Monday, January 12, 2009

Mad Cow Disease

Have you ever found yourself at home watching television and the latest Wendy’s commercial comes on advertising their newest burger? Suddenly you find yourself thinking, “It sure would be nice to have that nice juicy burger.” Sure you have, and that is the entire point of the commercial. However, do you ever stop to think what the consequences could be in eating that burger? No one ever stops to think that they could possibly contract Creutzfeldt-Jakob disease, the human form of the bovine ailment known as “mad cow” disease. This disease is not a great concern at this point in the United States, but it is sweeping across Europe at an alarming rate. Even though “madcow” disease was not considered a very threatening disease in the past, studies show that if not curbed, this disease has the capability to turn into an epidemic.

“Mad cow” disease, known as bovine spongiform encephalopathy, (BSE) is thought to be transmitted when cattle eat meat-based animal feed. This feed, meat and bone meal ground from the carcasses and entrails of cattle or sheep and then fed to the other cattle, is considered the most likely channel by which the disease spreads among herds. Scientists believe that it spreads to humans by the consumption of contaminated beef. It appears to be carried by a rogue protein called a “prion” not by a microbe, and therefore cannot be blocked by cooking beef thoroughly.

Many steps are being taken in Europe as an attempt to launch a Europe-wide strategy to stop mad-cow disease from spreading to humans. Many people have died from the human form of the disease in Britain and France, and many more have been infected. “Mad-cow disease is now moving from one member state to another,” EU Health Commissioner David Byrne said. “We should adopt an overall approach to address the risks so consumers can see what is done to protect their health” (Constant Brand, Herald Leader 2000). Therefore, bans of French beef imports as well as East European nations have been put into affect since the discovery of infected cows in France, and because scientists stumbled upon infected cattle in Germany and Spain.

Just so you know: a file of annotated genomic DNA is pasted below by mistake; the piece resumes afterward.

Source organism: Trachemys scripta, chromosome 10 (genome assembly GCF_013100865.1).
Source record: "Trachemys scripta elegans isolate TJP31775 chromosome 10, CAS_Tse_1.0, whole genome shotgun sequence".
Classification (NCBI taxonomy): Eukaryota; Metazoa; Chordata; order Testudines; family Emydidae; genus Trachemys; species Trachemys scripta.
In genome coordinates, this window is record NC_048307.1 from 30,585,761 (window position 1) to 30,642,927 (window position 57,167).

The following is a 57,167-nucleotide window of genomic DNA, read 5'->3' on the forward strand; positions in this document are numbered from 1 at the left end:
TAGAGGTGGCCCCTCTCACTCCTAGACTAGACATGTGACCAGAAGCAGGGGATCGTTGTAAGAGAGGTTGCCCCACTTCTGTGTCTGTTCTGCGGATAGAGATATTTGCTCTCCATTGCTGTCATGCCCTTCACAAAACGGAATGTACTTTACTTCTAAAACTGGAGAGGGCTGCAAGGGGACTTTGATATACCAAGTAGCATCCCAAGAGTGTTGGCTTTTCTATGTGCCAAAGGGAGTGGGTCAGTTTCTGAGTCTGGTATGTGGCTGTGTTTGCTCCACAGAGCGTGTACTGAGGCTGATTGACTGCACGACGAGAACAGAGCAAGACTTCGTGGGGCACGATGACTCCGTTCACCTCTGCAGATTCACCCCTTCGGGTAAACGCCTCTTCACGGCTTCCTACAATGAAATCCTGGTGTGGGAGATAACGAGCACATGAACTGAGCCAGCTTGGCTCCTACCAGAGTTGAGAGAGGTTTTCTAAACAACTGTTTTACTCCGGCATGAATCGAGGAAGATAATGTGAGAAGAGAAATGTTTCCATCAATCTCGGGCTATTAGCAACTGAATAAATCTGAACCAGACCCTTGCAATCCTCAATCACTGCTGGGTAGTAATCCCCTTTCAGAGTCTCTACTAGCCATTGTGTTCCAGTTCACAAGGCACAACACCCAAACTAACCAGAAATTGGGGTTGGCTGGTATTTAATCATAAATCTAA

What measures is Europe taking to eradicate the mad-cow situation? “Agriculture ministers from the 15-nation bloc were expected to approve the temporary fodder ban Monday along with other recommendations. Last week, they agreed in principle to more testing of cattle of 30 months and older,” (Constant Brand, Herald Leader 2000). Under this proposal, half a million cattle could be tested during the first six months of 2001. Thus, the EU will then review whether continued testing is needed. The European Commission also suggests that the “specified risk material” meaning brains, nerve tissues, and other animal parts be expanded to include the intestines of cattle of all age groups. These parts are thought to be key in the spread of mad-cow disease (BSE), or the human form Creutzfeldt-Jakob disease.

It is very simple to see why this disease is a universal alarm. The United States does a great deal of international trading. Therefore, this evidence of mad-cow disease could easily make its way to the United States and onto every kitchen table in America. Not only are cattle getting sick, people are dying due to this potential plague. Restaurants like Wendy’s loose mass profits due to scares like this, which also makes the economy suffer. These are only a few reasons why the United Nations should take every precaution necessary to eradicate this disease. Based upon the findings on this subject, I’ll think long and hard about the consequences in eating that juicy hamburger the next time a Wendy’s commercial comes on to tempt me.

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